As for the Fed, it has a tough row to hoe. Their job is price stability – curbing inflation and maintaining a long-term healthy economy. Powell had no problem telling the world they are committed to “whatever is necessary” to ensure survival of the American family during COVID, hence the unleashing of unprecedented liquidity, but he also knew that people get addicted to the “high” of injected easy money.

We are still trying to put the genie back in the bottle after the housing crisis. Rates were effectively zero for years, and in 2019, pre-COVID we only made it back to 2.25% or so. Inflation has peaked, but they can’t over-tighten and can’t loosen too quickly. Still, they must save face knowing they were off-sides. Tightening should have been slow and steady out of COVID instead of the fastest hikes in our history.

Our national debt was over $31 trillion last I checked, so every 100 basis point increase costs $310 billion to service that debt, but I believe high rates – despite threats from the Fed – are not permanent, like the news may tout. The Fed is not looking to bankrupt our nation. I think rates are close to the peak.

The bears are coming out again, but from a data perspective, markets could swing either way. From my data, the Big Money Index rose from being “oversold” in October to being “overbought” in February.

A market pullback was written in the chart:

Big Money Index Chart

Graphs are for illustrative and discussion purposes only. Please read important disclosures at the end of this commentary.

The question is: Do we enter a new downtrend or bounce from the bottom of the uptrend since October? No one knows for sure, but the Fed’s latest “bummer talk” is doing its best to dampen the mood.

From a sector perspective, Industrials, Discretionary, and Technology have been pockets of strength:

Industrials vs XLI Discretionary vs XLY

Technology vs XLK Chart

Graphs are for illustrative and discussion purposes only. Please read important disclosures at the end of this commentary.

That’s encouraging, as they are growth fuel for a strong economy. In terms of weakness, Communications, Utilities, and Real Estate are laggards:

Communications vs XLC Utilities vs XLU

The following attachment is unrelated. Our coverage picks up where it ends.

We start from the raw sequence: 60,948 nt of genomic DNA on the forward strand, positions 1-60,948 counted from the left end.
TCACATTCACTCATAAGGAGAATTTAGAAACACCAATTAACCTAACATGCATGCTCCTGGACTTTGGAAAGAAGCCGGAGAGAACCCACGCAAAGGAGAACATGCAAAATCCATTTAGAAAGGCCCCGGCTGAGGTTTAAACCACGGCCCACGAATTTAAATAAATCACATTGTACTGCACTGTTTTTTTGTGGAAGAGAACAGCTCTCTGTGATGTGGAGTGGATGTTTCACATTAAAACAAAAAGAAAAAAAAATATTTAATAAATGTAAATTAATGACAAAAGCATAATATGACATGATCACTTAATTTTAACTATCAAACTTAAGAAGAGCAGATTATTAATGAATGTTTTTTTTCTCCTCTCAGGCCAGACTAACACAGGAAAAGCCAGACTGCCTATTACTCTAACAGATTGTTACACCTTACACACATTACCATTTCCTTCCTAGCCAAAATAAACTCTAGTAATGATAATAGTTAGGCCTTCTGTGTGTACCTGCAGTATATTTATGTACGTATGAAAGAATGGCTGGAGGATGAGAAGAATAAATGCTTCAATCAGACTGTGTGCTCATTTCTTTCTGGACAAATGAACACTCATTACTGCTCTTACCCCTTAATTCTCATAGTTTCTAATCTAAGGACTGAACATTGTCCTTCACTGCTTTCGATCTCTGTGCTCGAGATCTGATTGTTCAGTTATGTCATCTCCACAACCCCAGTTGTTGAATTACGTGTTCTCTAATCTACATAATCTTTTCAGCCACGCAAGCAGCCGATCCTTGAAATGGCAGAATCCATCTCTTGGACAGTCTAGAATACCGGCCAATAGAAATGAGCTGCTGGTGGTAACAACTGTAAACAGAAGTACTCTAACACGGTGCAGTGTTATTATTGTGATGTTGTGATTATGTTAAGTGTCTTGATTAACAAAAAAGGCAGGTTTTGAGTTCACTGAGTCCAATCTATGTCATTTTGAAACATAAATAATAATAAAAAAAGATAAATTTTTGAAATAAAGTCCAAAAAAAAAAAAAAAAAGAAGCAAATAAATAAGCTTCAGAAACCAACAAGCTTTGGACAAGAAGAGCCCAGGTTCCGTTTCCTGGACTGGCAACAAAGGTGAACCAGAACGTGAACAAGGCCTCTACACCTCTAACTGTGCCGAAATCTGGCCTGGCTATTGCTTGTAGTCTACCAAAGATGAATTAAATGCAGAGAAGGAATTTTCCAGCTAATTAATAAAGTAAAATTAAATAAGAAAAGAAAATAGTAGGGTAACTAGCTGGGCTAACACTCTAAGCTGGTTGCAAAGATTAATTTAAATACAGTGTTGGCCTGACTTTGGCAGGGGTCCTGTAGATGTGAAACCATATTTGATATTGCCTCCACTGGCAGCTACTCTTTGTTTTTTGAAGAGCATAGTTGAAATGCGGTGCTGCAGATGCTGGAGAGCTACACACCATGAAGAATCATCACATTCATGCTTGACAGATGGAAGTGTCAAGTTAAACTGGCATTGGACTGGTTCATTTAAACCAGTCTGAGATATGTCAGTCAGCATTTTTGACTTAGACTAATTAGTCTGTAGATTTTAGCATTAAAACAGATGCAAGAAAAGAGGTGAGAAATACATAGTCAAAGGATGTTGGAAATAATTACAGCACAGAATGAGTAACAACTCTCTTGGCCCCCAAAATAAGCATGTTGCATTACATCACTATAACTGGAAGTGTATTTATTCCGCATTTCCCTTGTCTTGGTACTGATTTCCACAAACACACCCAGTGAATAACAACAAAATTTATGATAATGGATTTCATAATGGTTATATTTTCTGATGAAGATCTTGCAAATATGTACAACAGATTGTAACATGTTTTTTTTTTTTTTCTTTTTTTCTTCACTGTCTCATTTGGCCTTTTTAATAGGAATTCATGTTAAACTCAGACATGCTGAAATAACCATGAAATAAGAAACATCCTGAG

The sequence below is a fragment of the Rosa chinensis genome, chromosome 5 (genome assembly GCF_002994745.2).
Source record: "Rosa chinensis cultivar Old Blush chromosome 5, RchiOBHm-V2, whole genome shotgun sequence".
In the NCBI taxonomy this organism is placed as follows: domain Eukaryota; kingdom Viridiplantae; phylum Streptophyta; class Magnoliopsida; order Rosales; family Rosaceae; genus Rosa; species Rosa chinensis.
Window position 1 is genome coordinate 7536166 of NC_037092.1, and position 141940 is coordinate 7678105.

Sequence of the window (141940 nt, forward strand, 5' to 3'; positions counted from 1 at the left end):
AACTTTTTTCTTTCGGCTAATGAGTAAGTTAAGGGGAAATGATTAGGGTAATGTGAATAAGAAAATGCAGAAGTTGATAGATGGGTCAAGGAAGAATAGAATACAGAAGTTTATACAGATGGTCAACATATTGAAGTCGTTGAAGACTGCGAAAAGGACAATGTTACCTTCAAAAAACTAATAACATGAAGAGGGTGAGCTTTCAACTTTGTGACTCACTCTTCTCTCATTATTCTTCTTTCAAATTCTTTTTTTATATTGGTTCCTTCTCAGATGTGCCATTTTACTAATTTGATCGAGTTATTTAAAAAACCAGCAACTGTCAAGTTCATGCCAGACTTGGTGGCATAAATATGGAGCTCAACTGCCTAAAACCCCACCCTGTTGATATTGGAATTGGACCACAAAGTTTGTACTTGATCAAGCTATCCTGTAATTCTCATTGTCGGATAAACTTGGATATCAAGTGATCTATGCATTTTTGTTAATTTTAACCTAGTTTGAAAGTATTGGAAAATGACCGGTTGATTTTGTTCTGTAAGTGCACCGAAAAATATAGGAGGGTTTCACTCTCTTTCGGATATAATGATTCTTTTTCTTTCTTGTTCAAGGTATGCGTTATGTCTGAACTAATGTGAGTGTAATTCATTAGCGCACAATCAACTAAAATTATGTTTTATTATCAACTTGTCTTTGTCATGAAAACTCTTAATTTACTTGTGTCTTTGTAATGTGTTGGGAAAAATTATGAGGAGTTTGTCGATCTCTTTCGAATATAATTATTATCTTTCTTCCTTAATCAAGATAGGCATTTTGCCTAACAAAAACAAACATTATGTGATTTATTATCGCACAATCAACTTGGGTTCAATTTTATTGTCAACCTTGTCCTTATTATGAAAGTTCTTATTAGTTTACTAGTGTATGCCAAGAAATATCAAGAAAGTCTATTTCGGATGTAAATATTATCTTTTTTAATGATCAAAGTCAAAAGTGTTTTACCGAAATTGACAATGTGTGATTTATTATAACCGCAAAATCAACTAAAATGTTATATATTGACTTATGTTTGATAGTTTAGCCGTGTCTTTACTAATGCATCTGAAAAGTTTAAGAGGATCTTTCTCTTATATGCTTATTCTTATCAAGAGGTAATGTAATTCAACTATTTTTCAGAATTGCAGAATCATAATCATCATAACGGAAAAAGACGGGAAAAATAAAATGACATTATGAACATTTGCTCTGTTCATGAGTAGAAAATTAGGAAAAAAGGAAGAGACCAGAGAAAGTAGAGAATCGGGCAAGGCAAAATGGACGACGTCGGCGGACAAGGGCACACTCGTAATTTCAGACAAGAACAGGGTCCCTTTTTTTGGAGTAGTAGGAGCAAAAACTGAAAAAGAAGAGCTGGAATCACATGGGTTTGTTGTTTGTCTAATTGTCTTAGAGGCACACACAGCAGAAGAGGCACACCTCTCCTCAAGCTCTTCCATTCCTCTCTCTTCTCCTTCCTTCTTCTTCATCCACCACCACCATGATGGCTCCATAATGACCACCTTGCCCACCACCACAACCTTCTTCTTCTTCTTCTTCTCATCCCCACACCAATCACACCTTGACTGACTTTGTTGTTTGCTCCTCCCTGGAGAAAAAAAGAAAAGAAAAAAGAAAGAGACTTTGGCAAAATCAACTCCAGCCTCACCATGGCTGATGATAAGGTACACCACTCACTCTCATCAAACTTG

Real Estate vs XLRE Chart

Graphs are for illustrative and discussion purposes only. Please read important disclosures at the end of this commentary.

This makes sense as fear of rates being higher-for-longer affects rate-sensitive sectors. They pay above average dividends. As profitability erodes with higher borrowing costs, dividend reliability comes under question. Bonds might offer better returns. Who thought we would ever say that again?

I believe we are closer to the end than the beginning. Didn’t Voltaire say something like that?

End of it All Pix

All content above represents the opinion of Jason Bodner of Navellier & Associates, Inc.

Please see important disclosures below.

Also In This Issue

Global Mail by Ivan Martchev
The Fed is on the Cusp of a Gargantuan Mistake

Sector Spotlight by Jason Bodner
“Numbers Don’t Lie” – Or Do They?

View Full Archive
Read Past Issues Here

About The Author

Jason Bodner

Jason Bodner writes Sector Spotlight in the weekly Marketmail publication and has authored several white papers for the company. He is also Co-Founder of Macro Analytics for Professionals which produces proprietary equity accumulation/distribution research for its clients. Previously, Mr. Bodner served as Director of European Equity Derivatives for Cantor Fitzgerald Europe in London, then moved to the role of Head of Equity Derivatives North America for the same company in New York. He also served as S.V.P. Equity Derivatives for Jefferies, LLC. He received a B.S. in business administration in 1996, with honors, from Skidmore College as a member of the Periclean Honors Society. All content of “Sector Spotlight” represents the opinion of Jason Bodner